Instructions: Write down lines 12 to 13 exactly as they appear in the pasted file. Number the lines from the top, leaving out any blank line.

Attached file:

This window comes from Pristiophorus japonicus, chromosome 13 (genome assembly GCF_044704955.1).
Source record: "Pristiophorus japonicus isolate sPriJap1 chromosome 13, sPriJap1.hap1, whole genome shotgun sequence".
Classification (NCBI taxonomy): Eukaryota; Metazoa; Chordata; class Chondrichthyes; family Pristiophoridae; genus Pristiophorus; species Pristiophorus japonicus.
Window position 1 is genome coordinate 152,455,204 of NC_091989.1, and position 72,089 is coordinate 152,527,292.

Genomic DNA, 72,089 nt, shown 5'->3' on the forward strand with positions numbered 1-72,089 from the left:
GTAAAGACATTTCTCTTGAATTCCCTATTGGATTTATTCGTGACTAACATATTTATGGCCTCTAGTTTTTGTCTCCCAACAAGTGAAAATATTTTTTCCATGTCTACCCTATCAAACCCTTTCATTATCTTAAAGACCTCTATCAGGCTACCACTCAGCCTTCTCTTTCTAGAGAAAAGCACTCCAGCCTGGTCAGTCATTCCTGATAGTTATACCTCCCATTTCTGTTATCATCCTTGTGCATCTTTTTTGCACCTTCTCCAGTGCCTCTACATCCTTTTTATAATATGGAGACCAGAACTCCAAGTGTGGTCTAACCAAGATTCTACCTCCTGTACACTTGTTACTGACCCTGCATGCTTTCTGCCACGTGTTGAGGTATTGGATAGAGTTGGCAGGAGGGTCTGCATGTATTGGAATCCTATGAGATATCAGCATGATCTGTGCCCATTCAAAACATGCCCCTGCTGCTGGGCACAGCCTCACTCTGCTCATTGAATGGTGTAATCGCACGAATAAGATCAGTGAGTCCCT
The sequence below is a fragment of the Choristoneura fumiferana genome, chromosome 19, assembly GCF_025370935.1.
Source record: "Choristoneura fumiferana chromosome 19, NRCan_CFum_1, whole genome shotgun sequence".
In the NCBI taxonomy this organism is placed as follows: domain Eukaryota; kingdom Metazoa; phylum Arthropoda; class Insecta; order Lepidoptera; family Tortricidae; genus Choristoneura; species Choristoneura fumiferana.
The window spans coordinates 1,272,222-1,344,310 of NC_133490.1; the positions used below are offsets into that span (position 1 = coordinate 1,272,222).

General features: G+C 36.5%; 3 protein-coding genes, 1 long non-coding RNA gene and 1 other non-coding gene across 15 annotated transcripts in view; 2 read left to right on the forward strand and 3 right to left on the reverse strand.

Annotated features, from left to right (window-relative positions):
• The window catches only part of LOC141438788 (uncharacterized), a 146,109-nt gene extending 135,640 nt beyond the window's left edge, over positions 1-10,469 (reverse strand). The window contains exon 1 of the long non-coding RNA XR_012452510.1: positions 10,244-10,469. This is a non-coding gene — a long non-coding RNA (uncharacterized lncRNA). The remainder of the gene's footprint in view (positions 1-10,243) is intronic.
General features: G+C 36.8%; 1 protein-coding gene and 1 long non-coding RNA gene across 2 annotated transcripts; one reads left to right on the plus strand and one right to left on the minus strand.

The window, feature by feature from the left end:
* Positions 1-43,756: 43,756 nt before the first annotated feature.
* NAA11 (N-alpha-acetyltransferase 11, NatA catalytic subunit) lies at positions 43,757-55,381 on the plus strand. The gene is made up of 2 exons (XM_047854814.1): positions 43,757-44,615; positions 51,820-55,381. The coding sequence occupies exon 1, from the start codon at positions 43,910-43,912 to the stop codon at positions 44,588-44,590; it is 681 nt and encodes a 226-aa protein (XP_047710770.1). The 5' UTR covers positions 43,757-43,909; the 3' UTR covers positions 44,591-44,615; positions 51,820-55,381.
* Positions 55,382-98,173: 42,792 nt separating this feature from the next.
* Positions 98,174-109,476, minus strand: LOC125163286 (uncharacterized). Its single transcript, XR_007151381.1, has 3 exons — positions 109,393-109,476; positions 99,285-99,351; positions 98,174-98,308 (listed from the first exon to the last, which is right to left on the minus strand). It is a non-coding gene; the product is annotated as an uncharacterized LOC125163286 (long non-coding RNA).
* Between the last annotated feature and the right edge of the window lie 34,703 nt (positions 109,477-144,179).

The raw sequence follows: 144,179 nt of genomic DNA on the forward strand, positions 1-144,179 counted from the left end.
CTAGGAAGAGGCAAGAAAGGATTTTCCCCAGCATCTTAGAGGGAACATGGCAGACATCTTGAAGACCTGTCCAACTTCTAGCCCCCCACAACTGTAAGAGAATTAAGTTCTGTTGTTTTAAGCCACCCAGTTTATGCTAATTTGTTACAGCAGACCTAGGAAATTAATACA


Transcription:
Annotated features, from left to right (window-relative positions):
• The window catches only part of LOC141438788 (uncharacterized), a 146,109-nt gene extending 135,640 nt beyond the window's left edge, over positions 1-10,469 (reverse strand). The window contains exon 1 of the long non-coding RNA XR_012452510.1: positions 10,244-10,469. This is a non-coding gene — a long non-coding RNA (uncharacterized lncRNA). The remainder of the gene's footprint in view (positions 1-10,243) is intronic.